This is the Trip Report for my trip to Japan in June 1998.

Click on the pictures for the full size versions.


My plane took off in the morning gloom that is normal for San Diego this time of year. Just as I was about to pick out my house from the window of the plane, we flew into the marine layer and I lost sight of everything on the ground. It was a much sunnier day above the clouds and it stayed that way all the way to San Francisco, and then to Japan. Even though the whole trip was in daylight, I didn't land until Sunday afternoon, since we crossed the date line. The 10 hour flight over the Pacific was uneventful. I was in an aisle seat, but across the aisle from me was the wall of the galley, so even though the plane was a 747, it was a little claustrophobic.


Jeff met me at the airport with his two sons, Andrew (4) and Theo (2), in tow. I took care of some things at the airport, like exchanging money and picking up a 7-day rail pass, and Jeff tried to keep Drew and Theo amused. We got on a train at the airport train station and started the journey to Jeff and Anne's house just outside Tokyo.

Me and the Isaacs-Borcherts in their house
They live in a guest house behind the home and medical clinic of a Japanese couple they know, a few minute's walk from the train station. It's a two room, wood floor, typical (I think) Japanese style house of about 600-700 square feet. They found a corner for me to unpack and I turned over the "loot" I'd brought with me: wine from Jeff's dad, salsa, a big tub of oatmeal, and some other goodies from the states.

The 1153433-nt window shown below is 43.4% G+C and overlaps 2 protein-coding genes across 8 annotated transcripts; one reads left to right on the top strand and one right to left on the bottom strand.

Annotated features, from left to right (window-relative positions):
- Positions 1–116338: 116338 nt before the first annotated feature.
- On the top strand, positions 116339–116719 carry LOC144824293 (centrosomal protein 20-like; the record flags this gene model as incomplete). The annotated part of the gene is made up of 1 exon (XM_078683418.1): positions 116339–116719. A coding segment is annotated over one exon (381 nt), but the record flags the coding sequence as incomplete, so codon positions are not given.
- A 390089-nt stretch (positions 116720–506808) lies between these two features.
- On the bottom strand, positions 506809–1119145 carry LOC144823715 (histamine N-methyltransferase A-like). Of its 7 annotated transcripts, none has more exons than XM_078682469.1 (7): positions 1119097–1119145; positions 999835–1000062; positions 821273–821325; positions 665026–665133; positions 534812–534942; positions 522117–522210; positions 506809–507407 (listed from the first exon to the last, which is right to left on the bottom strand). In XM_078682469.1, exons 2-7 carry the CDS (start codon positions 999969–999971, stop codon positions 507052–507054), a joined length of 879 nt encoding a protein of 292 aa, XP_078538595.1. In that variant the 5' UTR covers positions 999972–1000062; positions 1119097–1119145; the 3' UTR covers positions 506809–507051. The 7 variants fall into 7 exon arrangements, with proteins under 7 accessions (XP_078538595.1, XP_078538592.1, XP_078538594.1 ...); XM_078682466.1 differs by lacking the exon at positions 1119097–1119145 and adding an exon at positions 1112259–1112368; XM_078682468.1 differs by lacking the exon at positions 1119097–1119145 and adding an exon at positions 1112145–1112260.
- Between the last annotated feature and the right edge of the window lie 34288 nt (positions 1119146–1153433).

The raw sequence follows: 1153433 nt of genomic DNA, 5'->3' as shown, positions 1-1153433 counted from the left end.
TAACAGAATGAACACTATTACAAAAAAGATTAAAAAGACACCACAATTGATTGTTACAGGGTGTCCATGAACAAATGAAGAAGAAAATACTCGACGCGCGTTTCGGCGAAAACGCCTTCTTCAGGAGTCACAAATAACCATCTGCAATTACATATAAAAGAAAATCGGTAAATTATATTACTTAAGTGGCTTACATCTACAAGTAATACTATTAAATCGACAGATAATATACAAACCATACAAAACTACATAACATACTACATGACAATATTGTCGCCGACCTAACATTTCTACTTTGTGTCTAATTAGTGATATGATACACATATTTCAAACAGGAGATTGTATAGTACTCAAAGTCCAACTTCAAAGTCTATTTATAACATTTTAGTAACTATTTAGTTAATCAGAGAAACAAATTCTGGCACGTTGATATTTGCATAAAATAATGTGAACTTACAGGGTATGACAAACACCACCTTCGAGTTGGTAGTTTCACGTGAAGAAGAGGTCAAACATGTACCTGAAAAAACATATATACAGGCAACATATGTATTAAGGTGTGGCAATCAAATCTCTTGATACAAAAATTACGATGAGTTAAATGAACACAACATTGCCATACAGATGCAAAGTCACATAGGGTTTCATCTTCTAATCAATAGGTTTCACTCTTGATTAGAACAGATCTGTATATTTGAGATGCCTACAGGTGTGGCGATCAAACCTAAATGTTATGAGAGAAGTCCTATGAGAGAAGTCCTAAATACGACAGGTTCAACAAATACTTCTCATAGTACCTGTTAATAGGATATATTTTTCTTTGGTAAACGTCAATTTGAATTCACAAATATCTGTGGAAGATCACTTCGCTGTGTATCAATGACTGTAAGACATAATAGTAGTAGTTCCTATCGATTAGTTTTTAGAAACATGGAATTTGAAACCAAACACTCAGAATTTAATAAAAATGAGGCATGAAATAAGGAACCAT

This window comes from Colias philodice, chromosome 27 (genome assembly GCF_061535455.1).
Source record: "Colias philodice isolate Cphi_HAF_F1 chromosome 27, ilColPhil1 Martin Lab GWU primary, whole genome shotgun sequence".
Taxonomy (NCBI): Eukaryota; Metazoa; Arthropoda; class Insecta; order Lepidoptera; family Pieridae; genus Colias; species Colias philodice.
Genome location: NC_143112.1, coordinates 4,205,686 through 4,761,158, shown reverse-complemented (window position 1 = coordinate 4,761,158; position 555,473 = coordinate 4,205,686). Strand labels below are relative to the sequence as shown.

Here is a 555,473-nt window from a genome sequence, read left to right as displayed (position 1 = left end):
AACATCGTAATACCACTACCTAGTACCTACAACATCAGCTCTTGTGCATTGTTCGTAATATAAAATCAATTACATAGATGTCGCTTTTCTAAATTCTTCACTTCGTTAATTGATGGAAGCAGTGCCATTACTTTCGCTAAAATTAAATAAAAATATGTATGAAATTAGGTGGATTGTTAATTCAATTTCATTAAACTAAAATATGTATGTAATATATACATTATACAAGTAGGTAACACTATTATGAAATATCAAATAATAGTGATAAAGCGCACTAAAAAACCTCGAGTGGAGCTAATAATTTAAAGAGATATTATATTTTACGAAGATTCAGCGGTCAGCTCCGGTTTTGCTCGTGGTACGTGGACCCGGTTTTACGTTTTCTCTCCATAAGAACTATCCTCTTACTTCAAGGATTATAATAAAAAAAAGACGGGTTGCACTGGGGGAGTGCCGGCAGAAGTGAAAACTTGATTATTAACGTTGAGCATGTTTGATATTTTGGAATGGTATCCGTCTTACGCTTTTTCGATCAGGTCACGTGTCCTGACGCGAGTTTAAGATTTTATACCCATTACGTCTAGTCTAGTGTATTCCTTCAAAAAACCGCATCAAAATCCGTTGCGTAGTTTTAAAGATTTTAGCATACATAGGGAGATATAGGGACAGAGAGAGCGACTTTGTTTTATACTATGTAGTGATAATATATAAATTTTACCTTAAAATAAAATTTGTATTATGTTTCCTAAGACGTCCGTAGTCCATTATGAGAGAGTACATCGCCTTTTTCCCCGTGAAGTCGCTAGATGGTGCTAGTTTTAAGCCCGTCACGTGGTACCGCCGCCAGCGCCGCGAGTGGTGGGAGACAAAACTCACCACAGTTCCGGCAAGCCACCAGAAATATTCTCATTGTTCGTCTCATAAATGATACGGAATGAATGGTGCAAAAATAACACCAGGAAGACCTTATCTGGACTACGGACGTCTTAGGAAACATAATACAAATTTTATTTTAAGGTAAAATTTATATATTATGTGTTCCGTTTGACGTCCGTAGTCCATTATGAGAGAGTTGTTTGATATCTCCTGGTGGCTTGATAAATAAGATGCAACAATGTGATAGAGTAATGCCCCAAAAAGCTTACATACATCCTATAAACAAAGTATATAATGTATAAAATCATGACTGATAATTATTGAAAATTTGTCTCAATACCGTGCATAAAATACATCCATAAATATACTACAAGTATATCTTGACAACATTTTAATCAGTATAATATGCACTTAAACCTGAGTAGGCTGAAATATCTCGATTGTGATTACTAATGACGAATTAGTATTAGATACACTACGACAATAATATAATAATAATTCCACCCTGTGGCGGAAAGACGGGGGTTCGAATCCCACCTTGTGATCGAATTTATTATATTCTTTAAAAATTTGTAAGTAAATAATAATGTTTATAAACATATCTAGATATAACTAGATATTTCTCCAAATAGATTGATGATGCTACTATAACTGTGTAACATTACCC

After a brief rest, we strapped the boys, some umbrellas, and assorted necessities onto three bikes and pedaled through a little drizzle to a neighborhood sushi establishment. We dined at a low table on the floor and had a delicious dinner.


I don't know if it was the hours on the air-conditioned plane, or the beer and sake from dinner, or a combination of both, but I awoke with a terrible sore throat that would plague me for the rest of the week. I bought some cough drops that morning at the train station on our way into the city, after dropping the kids at school/day-care.

Anne, Jeff, Andrew, Theo, and bikes
Jeff, Anne, and I went to Yadabashi Camera, a photography equipment store of some repute. Surprisingly, nothing was any cheaper, and some things were much more expensive, than the same things in the U.S. Even the Japanese-made cameras were pricier, despite the falling yen.

After lunch, we spent the afternoon in one of Japan's famous department stores. This one was about ten stories tall and has a supermarket with a bakery in the basement. It also houses an entire stationery store, hardware store, gourmet cooking store, sporting goods store, and hobby shop, in addition to the expected clothing, jewelry, furniture, and other departments you'd see in a department store in the U.S. Oh, and it also has a food court. It's as if one store owned a whole mall.


Jeff and I got up early to go visit Japan's famous Tsukiji ("skee-jee") Fish Market. Most, if not all, the fish eaten in Japan goes though this immense market. Fishermen arrive before dawn and auction their catch to wholesalers. Wholesalers sell the fish to retailers and restaurants at one of thousands of stalls in the market. It's a beehive of seemingly random activity. Anne met us for brunch at a sushi bar in one of the shops adjacent to the market. It was the best sushi I had on the trip.

At this booth in the fish market, the nicest piece of this ahi tuna was over $20 per pound wholesale Just Eels

In the afternoon, Jeff and I went into the area in Japan where all the restaurant supply stores are. I wanted to look at stuff and I ended up buying a sushi knife.


Jeff went to work and Anne gave me instructions on how to get to Ueno Park by train. The park is where many of Tokyo's museums are located. I spent a while in the Tokyo National Museum. I saw some pretty incredible swords and other weaponry, and a lot of Japanese calligraphy. Plus they had ceramics, lacquerware, clothing, books, metalwork and lots of other exhibits. It was as if they dug up the ten story department store I saw Monday but from the 11th (through the 19th) century.